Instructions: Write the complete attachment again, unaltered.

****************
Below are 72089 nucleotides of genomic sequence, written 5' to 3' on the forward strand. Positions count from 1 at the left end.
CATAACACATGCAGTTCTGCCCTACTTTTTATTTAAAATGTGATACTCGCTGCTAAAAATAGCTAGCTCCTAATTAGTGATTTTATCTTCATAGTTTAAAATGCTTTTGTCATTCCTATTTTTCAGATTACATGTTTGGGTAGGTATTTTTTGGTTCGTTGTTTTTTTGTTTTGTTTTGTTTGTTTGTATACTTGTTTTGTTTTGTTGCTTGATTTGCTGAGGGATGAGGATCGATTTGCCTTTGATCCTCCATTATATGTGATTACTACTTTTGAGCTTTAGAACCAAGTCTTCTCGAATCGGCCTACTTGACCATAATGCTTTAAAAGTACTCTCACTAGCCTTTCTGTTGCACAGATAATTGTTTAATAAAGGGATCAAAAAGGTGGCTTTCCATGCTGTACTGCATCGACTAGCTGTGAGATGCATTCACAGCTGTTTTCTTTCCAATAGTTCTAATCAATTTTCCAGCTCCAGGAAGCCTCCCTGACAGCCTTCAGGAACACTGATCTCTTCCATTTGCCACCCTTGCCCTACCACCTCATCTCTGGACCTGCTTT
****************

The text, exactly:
Below are 72089 nucleotides of genomic sequence, written 5' to 3' on the forward strand. Positions count from 1 at the left end.
CATAACACATGCAGTTCTGCCCTACTTTTTATTTAAAATGTGATACTCGCTGCTAAAAATAGCTAGCTCCTAATTAGTGATTTTATCTTCATAGTTTAAAATGCTTTTGTCATTCCTATTTTTCAGATTACATGTTTGGGTAGGTATTTTTTGGTTCGTTGTTTTTTTGTTTTGTTTTGTTTGTTTGTATACTTGTTTTGTTTTGTTGCTTGATTTGCTGAGGGATGAGGATCGATTTGCCTTTGATCCTCCATTATATGTGATTACTACTTTTGAGCTTTAGAACCAAGTCTTCTCGAATCGGCCTACTTGACCATAATGCTTTAAAAGTACTCTCACTAGCCTTTCTGTTGCACAGATAATTGTTTAATAAAGGGATCAAAAAGGTGGCTTTCCATGCTGTACTGCATCGACTAGCTGTGAGATGCATTCACAGCTGTTTTCTTTCCAATAGTTCTAATCAATTTTCCAGCTCCAGGAAGCCTCCCTGACAGCCTTCAGGAACACTGATCTCTTCCATTTGCCACCCTTGCCCTACCACCTCATCTCTGGACCTGCTTT